The panels and/or buttons are too close to each other that you will constantly perform the wrong action. When you aren’t fighting an enemy or aren’t being shot at it’s not that big of a deal, you can just take your time and keep on trying (and believe me you will grab on to or push the wrong things a lot) till you perform the right action. During combat – where you will be for the biggest part of the game –  having to do things quickly you will do wrong things even more often and then the game will give you no time to correct them and it will result in the destruction of your VT almost every single time.

The tutorial level shows you how ‘everything’ works when it comes to controlling your Vertical Tank, but only several missions later you get encounters where you have no clue on what to do or how to do them. The game sometimes helps you with showing a ‘hand’ signal in the right corner of the screen indicating a Kinect action. Yet half of the time you still have no clue on what the right gesture is, for example sometimes when you have to pull something out of something you might assume it’s a simple ‘pulling’ motion. … If it were so simple… Personally I’m glad I played the game alone most of the time so that people could not see me perform the most awkward motions ever, simply hoping the game would respond to something. The kinect controls learned me one of the popular phenomena of the last few years, namely the ‘rage-quit’. If you’re someone who is really set to finish this game, you will have to take breaks very frequently just to prevent yourself from hurling your controller at the screen.


Now the part that was actually a bit better. The fact your Vertical Tank felt really cluncky, strong yet fragile was quite enjoyable. The window you look through can be broken and you have to make sure they can’t fire inside then. This will add a bit to the strategic part of the game. This part gets ruined again by the Kinect controls, half of the time you won’t be able to shut your window in time or will just do random stuff you aren’t supposed to. Also the fact your VT can only take a few good hits from another VT or RPG soldier combined with the horrible (and awful) controls will make sure you will have to do every mission around 20 times, which will of course stretch out the gameplay time.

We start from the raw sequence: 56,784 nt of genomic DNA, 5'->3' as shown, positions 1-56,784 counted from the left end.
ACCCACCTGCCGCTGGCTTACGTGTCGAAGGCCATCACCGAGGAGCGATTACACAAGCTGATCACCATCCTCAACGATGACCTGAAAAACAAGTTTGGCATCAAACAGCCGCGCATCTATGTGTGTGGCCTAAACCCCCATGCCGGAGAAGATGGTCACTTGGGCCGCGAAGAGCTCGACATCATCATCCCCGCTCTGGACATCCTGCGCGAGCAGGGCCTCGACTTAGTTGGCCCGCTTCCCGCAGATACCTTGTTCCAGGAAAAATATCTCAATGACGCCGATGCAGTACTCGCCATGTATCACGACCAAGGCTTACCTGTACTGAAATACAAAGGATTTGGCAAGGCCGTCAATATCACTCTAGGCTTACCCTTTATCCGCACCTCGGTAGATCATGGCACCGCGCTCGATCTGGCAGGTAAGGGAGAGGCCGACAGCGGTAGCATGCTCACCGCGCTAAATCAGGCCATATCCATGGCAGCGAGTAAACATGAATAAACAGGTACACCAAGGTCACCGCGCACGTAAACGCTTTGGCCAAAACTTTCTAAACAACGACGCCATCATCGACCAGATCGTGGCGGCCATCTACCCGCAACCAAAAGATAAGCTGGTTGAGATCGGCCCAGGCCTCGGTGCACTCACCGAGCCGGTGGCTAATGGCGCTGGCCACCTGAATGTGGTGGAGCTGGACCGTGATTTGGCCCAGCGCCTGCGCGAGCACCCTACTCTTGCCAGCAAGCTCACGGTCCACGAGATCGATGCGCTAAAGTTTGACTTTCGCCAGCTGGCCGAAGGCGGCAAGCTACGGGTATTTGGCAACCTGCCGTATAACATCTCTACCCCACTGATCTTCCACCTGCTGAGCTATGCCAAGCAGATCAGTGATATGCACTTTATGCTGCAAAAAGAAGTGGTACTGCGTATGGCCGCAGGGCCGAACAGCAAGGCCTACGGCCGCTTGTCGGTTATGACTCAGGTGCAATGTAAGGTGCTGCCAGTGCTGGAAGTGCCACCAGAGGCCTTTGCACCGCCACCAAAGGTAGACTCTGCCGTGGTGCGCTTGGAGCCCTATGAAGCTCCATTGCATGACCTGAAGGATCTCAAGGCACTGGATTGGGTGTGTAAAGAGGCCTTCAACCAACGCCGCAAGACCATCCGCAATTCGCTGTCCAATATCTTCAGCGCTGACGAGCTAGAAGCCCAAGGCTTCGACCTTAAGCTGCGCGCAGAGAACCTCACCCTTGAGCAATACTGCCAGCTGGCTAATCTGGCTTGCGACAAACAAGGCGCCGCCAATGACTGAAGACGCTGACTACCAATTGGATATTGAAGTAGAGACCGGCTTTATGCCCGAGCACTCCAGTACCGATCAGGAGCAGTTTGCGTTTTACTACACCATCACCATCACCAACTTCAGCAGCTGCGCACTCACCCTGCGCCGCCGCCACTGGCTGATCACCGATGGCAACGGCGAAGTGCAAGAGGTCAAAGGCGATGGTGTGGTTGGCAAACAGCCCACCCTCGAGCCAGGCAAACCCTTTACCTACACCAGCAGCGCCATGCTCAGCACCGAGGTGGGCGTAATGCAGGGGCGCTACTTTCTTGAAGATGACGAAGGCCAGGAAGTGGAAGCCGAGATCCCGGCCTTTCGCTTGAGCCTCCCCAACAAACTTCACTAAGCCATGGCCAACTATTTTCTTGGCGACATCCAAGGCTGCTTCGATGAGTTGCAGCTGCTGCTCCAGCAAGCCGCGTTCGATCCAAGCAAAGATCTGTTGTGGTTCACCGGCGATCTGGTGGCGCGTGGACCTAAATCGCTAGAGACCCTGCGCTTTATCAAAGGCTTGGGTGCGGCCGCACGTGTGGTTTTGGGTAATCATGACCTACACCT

The game also offers you a co-op mode in which you can choose missions to play with up to 4 Vertical Tanks. A small way to make up for a lot of gigantic flaws, the only comfort in the co-op mode is that 1-3 other players are getting frustrated together with you.

After all the rage from above it’s at least a comfort that the game succeeds in providing us with the most common things we expect in a game like this. The waypoint marker, the basic information inside your mech (ammo, broken parts, etc) and so on. These basic items will still make it a hard task at hand to complete the game or even want to complete the game. If you’re a die hard fan you’ve got your work cut out for you.

Note: There’s also a Vertical Tank customization, which pretty much speaks for itself.


Note: normally when taking the average of the scores the game would have gotten a 5/10 score – I accounted the gameplay more for this game because if you can’t really play it, you can’t enjoy the other aspects either.


Steel Battalion: Heavy Armor, a game filled with nice ideas but with a poor way to make them work. Only a game for true fans of the first game, or simply fans of the genre of mech games. It’s a shame a game like this has to end up this way.

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Rating: 2.3/10 (3 votes cast)
VN:F [1.9.22_1171]
Rating: -1 (from 1 vote)
Steel Battalion: Heavy Armor - Review, 2.3 out of 10 based on 3 ratings

1 Comment

  1. […] decent game that gave the fans what they were hoping for. In the end it was only good for knocking Steel Battalion: Heavy Armor of it’s throne of crappiest kinect game I played so far. Kudos I […]